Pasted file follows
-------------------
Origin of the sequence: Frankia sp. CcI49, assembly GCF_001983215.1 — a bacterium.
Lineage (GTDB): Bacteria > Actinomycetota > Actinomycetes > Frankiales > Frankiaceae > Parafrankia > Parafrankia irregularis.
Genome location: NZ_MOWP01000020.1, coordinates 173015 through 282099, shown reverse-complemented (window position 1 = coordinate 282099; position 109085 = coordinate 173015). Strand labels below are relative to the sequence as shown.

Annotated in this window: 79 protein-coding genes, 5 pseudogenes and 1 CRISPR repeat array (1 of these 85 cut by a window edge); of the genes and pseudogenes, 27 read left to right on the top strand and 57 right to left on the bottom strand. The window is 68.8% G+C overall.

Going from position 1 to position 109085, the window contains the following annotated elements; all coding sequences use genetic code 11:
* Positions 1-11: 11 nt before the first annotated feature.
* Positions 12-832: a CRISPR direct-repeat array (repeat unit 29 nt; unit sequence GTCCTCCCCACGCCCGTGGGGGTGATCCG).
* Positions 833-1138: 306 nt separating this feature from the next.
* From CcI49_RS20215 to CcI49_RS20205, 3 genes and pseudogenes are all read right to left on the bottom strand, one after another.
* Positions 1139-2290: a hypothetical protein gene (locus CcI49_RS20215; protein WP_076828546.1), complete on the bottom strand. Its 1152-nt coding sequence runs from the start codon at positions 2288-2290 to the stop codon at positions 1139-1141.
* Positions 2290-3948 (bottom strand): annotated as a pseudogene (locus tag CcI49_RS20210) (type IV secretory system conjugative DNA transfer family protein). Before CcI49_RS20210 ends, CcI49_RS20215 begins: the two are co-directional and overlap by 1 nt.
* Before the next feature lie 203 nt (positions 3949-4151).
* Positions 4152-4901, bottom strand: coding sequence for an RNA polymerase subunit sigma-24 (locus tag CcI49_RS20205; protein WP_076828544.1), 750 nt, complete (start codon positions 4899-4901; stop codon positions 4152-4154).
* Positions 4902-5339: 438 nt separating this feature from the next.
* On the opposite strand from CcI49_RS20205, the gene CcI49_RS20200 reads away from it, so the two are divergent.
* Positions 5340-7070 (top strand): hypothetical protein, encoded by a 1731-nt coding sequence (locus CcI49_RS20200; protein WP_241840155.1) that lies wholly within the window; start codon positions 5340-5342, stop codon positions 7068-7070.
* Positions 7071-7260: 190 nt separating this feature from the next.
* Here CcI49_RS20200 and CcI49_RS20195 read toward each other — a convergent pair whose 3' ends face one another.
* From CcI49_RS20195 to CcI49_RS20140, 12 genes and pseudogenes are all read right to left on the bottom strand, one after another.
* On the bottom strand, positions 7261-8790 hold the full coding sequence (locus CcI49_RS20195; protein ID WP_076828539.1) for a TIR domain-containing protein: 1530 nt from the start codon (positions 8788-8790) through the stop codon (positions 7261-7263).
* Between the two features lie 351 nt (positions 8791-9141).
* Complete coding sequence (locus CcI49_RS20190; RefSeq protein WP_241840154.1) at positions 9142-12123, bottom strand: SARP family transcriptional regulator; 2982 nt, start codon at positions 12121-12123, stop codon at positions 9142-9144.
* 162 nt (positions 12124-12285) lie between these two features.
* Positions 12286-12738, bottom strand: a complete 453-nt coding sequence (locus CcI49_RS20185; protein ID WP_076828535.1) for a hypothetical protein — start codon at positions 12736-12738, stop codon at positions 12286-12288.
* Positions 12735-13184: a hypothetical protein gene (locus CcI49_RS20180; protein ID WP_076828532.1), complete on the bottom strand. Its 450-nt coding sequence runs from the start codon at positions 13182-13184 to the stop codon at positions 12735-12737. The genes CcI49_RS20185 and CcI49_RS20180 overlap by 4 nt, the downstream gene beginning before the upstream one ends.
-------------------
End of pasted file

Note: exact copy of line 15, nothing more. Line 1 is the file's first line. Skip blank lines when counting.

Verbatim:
* On the opposite strand from CcI49_RS20205, the gene CcI49_RS20200 reads away from it, so the two are divergent.